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What would you observe with a 30" scope?

dso observatory observing
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#26 Jon Isaacs

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Posted 14 July 2020 - 01:19 PM

I'd observe where I'm at on the ladder and how far it is to the ground....



The scope is a 30 inch Dall-Kirkham that once belonged to Paul Van Slyke.





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#27 Luca Brasi

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Posted 15 July 2020 - 10:38 PM

Great stuff here!  Wish the rest of the internet could be as enlightened as the folks on Cloudy Nights...

That’s a very long focal length scope, so unless they utilise 3” eyepieces, you are going to be limited to a small TFOV. 

The big showpiece objects of the sky lose context when you can only observe a small portion of them at a time, so I would stick to smaller targets you can frame well in the eyepiece.


The two classes of objects that benefit the most from increasing aperture are galaxies and planetary nebula. I would have lots of those on the menu.

I have been considering the FOV issue.  I am tempted to go for the heart of the Eagle Nebula, since I can only get a hint of the bok globules there.  But the limited FOV may hinder such a nebula.  Someone mentioned the Trifid M20, that may make for an interesting emission nebula within the limited FOV.



  Andromeda's Parachute  with the goal of seeing  A, B and C images resolved and distinct.  later when the seeing is steadier. 


  I'd also hit PGC 60004 and a few of the harder targets from the Distant Galaxies thread; ....but only a choice few.


  Then some small Planetaries, zoomed and resolved, for color.


  And a smattering of globulars....


  Storms in Jupiter's bands, Saturn's rings.


  A deep M42 rip...


  The 30" Veil Nebula tour. 

I like how you think!  Andromedas Parachute is at the top of my list, I would be impressed if I could see just one of them.  But I worry that it may be too low in the sky, since it will be about 33 degrees at the end of my session.   But PGC 60004 may make the list since it's in prime position.  I'm also considering Abell 2065 in Corona Borealis as a nice galaxy cluster...  For planetary nebula, NGC 6543 the Cats Eye seems like a good target.  Small in my scope but will it show detail in a 30"?  The Ring Nebula is an intriguing choice.  Its a really nice object in my 14", but it may put on quite a show with a larger scope?



I would mix it up. Go after your favorites and pick some difficult objects that are beyond the reach of your 14 inch.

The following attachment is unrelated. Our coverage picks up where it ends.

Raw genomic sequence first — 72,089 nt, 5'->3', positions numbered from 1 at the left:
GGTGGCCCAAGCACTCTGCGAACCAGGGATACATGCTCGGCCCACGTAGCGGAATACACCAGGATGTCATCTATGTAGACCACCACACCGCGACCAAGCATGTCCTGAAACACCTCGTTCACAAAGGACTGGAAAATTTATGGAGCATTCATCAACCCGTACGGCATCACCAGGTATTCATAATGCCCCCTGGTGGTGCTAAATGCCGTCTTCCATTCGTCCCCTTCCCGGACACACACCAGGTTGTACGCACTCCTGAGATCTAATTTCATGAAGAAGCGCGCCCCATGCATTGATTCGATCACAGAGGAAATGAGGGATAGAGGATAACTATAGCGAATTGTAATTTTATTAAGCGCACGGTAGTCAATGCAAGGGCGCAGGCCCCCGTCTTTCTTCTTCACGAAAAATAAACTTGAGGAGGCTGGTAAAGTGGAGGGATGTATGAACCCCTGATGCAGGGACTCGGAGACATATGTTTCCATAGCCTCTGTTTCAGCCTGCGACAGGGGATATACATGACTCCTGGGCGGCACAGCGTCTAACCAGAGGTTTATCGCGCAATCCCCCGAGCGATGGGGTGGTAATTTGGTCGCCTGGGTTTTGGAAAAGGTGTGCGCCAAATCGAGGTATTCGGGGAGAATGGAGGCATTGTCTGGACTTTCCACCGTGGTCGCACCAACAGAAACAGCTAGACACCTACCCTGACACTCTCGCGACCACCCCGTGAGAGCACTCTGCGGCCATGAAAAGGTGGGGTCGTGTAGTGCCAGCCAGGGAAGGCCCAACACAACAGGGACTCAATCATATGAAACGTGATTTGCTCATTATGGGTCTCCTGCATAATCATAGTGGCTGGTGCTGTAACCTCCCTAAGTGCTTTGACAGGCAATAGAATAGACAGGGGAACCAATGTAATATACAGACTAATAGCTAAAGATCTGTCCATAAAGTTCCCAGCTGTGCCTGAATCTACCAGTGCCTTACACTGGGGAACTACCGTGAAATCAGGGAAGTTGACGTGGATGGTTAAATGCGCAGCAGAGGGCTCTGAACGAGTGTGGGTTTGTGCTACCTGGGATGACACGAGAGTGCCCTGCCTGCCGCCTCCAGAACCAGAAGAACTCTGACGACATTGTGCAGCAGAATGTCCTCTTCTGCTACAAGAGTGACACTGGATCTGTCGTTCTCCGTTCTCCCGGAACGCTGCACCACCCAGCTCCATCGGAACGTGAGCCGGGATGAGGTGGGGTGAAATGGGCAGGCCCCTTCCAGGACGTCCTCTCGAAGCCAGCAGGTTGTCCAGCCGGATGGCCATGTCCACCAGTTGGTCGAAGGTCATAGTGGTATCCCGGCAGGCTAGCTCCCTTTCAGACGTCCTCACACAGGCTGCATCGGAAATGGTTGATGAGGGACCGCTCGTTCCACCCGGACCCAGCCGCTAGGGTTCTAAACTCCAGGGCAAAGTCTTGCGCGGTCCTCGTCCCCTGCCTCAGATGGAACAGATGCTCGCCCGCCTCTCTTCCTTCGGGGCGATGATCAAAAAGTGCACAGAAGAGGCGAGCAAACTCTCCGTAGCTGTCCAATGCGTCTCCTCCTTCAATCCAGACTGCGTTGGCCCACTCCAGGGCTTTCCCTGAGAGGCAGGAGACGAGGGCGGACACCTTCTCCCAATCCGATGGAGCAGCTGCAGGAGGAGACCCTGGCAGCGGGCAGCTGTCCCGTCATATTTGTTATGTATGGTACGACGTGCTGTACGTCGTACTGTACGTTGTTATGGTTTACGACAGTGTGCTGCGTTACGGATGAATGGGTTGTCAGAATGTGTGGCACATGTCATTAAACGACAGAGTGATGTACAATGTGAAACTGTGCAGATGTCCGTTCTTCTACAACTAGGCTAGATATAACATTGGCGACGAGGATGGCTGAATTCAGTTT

I'd definitely do Stephan's quintet, it was pretty awesome in my 25 inch, should be better in the 30.


I find that in a 20 inch plus scope, I spend most of the time looking at faint galaxies, you might pick a few very distant galaxies, something beyond a billion light years. 



Stephan's quintet looks like a great option!  I was thinking M51 would be impressive, but it is already impressive through my 14" dob.  Does Stephan's quintet show arms/dust through a 25"? 



My list for consideration, I only have 3 hours so only one object per category...

-Jupiter and maybe Saturn, if my session begins before the sky is completely dark

-Globular Cluster     M22?

-Showpiece galaxy    Seyfert's Sextet?  Something with nice detail, but something beyond my 14" scopes ability.

-Planetary Nebula    NGC 6503, NGC 7662 or M57 Ring Nebula?

-Showpiece Nebula    M20 Trifid, M16 Eagle, or M27 Dumbbell?

-Nice Galaxy Cluster    Abell 2151?

-Distant Galaxy Cluster    Abell 2065?

-Challenger    Andromedas Parachute or PGC 60004?

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#28 quazy4quasars


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Posted 16 July 2020 - 12:14 PM

The number of stars that pop through the Huygens region with the 30" Lockwood is just astounding.  Aug is a little early for its full splendor.

Yes, August is really too early for M42, that occurred to me rather belatedly.

#29 George N

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Posted 17 July 2020 - 09:16 AM

I would skip the planets. With them as low in the sky as they are, the 30-incher won't show any more detail than your 14-incher. All it will accomplish is to ruin your dark adaptation and give you a false feeling that the 30-incher is a bad telescope.

I have a friend with a 36-inch F/4 (ATM scope - he needed a 'pro' to clean up the final figure on his home-made mirror) who I sometimes set up next to. One evening at Cherry Springs as we waited for dark I asked if I could use the 36 to view the thin crescent moon and Venus. The moon was -- just the moon -- but Venus almost blinded me!  ;)
While I personally would be going for the dimmest galaxy clusters I could think of - the owner likes to show 'eye candy' to people. I was pretty impressed scanning around M-31 in the 36 with an ES 30mm 100 degree 3-inch eyepiece. I did not bother to get in the long line the night Al Nagler had his NV gizmo on the 36 -- but others seemed impressed -- especially Al.
My first look thru a scope in that class was a 32-inch F/4 at Stellafane in 1995 (my first year there). The owner had the Veil in it - with O-III filter. I bought an O-III the next week - I did NOT buy a 30-inch Dob - however I do own a 20-inch!  ;) 

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